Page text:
Pleiotropy

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pleiotropy

[plī′ä·trə·pē]
(genetics)
The quality of a gene having more than one phenotypic effect.

Pleiotropy

 

the multiple effect of a gene; the capacity of one hereditary factor—a gene—to affect simultaneously several different characters of an organism.

In the early development of Mendelism, when no radical distinction was made between the genotype and the phenotype, the idea of the single effect of the gene (“one gene, one character”) predominated. However, the relationship between the gene and a character has turned out to be much more complex. G. Mendel discovered that a single hereditary factor in pea plants can determine various characters: the red color of the flowers, the gray color of the seed pods, and the pink spot at the base of the leaves. It was subsequently shown that the manifestations of a gene can be diverse and that practically all genes that have been carefully studied are capable of pleiotropy, that is, each gene acts on the entire system of the developing organism and each hereditary character is determined by many genes (actually by the entire genotype). For example, the genes that determine the coat color of the house mouse also influence the body size, and the gene that influences eye pigmentation in the Mediterranean flour moth has another ten morphological and physiological manifestations.

Pleiotropy often extends to characters that have evolutionary significance, such as fertility, longevity, and the ability to survive under extreme environmental conditions. In Drosophila, many mutations that have been studied influence viability. The gene for white eyes also influences the color and shape of internal organs and decreases fertility and longevity. The significance of pleiotropy in evolution was emphasized as early as 1926 by S. S. Chetverikov: “The idea of the multiple effect of the gene (pleiotropy), introduced by Morgan, is extremely important for an understanding of the way natural selection is effected. This leads us to view the genotypic environment as a complex of genes that act internally and genetically on the manifestation of each gene in its character.”

Inasmuch as it is presumed that each gene, as a rule, has a single primary biochemical action, pleiotropy is explained by a hierarchical superstructure of secondary and tertiary gene interactions that lead to a broad spectrum of phenotypic characters that are not obviously related to each other. Pleiotropy is evidence of the interrelationship of cellular metabolism and the biochemical mechanisms of ontogeny. It also attests to the presence, between the primary action of a gene and its phenotypic manifestation, of many intermediate links, upon which other genes and environmental factors may exert influence.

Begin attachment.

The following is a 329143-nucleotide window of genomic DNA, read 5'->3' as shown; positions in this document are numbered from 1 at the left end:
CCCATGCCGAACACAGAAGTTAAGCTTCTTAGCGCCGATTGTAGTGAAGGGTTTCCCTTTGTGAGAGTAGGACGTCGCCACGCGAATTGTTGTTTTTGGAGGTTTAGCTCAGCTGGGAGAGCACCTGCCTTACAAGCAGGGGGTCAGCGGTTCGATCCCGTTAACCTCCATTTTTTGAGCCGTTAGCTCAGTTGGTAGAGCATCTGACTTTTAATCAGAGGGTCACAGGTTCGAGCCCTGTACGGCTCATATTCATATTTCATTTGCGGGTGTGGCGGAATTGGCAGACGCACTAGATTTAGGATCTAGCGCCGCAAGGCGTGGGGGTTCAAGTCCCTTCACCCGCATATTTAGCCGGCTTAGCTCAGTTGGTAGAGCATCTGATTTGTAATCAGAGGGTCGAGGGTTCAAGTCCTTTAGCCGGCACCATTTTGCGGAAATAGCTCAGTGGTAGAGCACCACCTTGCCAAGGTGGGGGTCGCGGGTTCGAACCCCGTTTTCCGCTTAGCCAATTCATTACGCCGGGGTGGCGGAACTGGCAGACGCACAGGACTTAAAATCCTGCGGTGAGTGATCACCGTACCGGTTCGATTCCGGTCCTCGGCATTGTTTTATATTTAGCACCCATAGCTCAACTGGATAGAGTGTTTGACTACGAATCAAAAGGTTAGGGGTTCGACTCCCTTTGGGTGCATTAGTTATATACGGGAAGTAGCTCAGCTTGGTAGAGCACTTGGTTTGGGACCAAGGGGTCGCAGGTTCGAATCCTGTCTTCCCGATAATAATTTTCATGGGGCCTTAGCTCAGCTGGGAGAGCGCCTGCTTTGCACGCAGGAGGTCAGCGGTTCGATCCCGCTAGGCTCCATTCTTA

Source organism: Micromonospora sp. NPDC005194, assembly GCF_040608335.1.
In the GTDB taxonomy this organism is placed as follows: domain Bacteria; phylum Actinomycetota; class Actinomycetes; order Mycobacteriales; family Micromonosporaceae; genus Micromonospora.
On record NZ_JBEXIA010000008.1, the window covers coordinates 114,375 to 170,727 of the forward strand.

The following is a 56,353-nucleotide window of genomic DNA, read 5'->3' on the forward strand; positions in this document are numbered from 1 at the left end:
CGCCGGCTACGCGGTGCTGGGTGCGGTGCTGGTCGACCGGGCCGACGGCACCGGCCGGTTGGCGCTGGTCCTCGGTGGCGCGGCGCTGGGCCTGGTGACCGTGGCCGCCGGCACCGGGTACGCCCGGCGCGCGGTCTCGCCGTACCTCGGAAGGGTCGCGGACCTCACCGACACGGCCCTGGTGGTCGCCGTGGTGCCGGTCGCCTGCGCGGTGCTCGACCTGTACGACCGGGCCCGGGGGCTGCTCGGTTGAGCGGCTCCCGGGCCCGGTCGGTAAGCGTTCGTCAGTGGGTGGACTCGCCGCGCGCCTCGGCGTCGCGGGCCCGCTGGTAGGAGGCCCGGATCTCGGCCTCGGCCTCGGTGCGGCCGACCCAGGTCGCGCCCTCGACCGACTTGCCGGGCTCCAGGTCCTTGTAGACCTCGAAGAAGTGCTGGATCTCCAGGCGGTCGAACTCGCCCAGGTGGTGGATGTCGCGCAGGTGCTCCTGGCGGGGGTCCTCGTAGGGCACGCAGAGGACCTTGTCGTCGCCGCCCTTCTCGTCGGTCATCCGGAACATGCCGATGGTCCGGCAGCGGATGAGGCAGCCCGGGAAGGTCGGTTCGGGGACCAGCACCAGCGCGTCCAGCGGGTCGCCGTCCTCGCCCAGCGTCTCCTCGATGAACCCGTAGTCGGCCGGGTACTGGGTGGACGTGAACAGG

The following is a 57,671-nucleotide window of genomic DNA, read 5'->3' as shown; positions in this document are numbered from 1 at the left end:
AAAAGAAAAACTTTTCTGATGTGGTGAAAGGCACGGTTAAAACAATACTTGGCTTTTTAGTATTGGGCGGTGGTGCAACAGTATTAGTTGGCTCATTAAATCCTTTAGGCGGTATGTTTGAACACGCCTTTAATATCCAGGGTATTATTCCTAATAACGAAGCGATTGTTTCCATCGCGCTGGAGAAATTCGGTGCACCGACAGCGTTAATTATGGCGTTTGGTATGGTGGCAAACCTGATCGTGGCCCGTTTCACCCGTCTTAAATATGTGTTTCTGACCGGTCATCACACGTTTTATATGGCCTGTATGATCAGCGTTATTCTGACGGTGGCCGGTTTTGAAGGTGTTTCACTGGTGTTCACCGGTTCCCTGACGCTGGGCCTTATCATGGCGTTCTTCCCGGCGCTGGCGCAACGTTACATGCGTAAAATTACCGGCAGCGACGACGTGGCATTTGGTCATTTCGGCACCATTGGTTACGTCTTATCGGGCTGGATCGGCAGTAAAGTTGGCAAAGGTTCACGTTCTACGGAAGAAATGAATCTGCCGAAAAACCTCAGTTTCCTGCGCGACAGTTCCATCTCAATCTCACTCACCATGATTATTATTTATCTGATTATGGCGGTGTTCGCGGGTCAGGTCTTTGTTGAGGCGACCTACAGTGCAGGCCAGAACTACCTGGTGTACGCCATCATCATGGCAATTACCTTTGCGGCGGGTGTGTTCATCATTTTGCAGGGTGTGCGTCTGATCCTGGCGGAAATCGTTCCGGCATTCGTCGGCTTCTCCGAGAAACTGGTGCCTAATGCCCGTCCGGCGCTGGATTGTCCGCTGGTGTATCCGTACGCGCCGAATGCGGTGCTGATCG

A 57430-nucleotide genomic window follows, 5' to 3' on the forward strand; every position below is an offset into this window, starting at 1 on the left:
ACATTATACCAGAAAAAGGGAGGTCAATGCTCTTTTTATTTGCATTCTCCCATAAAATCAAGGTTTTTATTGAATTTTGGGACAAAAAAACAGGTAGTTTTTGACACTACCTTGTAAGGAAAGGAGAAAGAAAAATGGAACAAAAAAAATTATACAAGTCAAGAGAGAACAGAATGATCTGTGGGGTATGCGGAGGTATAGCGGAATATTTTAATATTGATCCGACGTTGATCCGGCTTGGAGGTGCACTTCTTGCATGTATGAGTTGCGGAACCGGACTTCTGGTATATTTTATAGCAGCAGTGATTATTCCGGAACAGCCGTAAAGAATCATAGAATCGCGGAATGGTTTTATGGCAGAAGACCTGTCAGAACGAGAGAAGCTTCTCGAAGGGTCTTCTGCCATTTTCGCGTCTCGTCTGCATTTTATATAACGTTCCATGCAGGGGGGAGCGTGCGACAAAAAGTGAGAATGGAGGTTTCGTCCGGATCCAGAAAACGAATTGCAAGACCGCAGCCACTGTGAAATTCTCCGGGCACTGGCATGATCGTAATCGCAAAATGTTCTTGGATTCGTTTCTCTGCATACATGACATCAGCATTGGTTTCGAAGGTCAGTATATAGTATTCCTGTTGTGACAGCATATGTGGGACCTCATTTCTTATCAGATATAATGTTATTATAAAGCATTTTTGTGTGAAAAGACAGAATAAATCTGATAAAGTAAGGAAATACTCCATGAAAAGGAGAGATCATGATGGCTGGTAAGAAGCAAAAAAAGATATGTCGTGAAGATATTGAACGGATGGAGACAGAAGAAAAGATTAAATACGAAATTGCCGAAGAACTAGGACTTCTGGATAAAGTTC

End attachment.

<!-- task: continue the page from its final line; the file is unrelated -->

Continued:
REFERENCES

Malinovskii, A. A. “Rol’ geneticheskikh i fenogeneticheskikh iavlenii ν evoliutsii vida,” part 1. Izvestiia AN SSSR: Seriia biologicheskaia, 1939, issue 4.
Lobashev, M. E. Genetika, 2nd ed. Moscow, 1967.
Chetverikov, S. S. “O nekotorykh momentakh evoliutsionnogo protsessa s tochki zreniia sovremennoi genetiki.” In Klassiki sovetskoi genetiki Leningrad, 1968. Pages 133–70.
Serebrovskii, A. S. Nekotorye problemy organicheskoi Evoliutsii, ch. 4. Moscow, 1973.
References in periodicals archive ?
Revisiting the antagonistic pleiotropy theory of aging: TOR-driven program and quasi-program.
Compensatory selection, comparable to antagonistic pleiotropy, could explain the maintenance of polymorphism in a population of red deer (Pemberton et al.
The antagonistic pleiotropy simulations in MR take an infinite sites approach by assuming that each mutation occurs at a distinct genetic locus.
Therefore, large-scale QTL mapping might be a quite frustrating approximation to test for balancing selection due to antagonistic pleiotropy.
The trade-off hypothesis implies that loci responsible for genetic variation in fitness in the two habitats show antagonistic pleiotropy such that alleles improving fitness in one habitat reduce fitness in the other habitat [ILLUSTRATION FOR FIGURE 1A OMITTED].
Since the basic hypothesis underlying many analyses of the evolution of life-history traits is that a great deal of genetic variation in natural populations might be maintained by antagonistic pleiotropy (e.
Several mechanisms could, in theory, maintain variation for quantitative traits: mutation-drift balance of selectively neutral alleles (Lynch and Hill 1986), overdominance (Robertson 1956), mutation-selection balance (Barton and Turelli 1989), antagonistic pleiotropy (Rose and Charlesworth 1981), and environmental heterogeneity (Gillespie and Turelli 1989).
Early one- and two-locus models of ecological specialization, based on antagonistic pleiotropy, invoked trade-offs in performance in different environments, and predicted that performance in different environments should be negatively correlated (Maynard Smith 1966; Felsenstein 1981; Rausher 1984; Diehl and Bush 1989).
Mutations affecting life-history traits include the following classes: (1) deleterious mutations of large effect, generally showing widespread pleiotropy; (2) mildly detrimental mutations; [TABULAR DATA FOR TABLE 4 OMITTED] and (3) mutations showing antagonistic pleiotropy.
Antagonistic pleiotropy can contribute to polymorphism through heterozygote superiority, particularly when deleterious effects are recessive (Rose 1985).
Alternatively, antagonistic pleiotropy and negative genetic correlations will result from genetic variation in resource allocation (Riska 1986; van Noordwijk and de Jong 1986; Houle 1991).
In some quantitative genetic studies, failure to find significant evidence for antagonistic pleiotropy may be attributable to low statistical power due to modest sample size.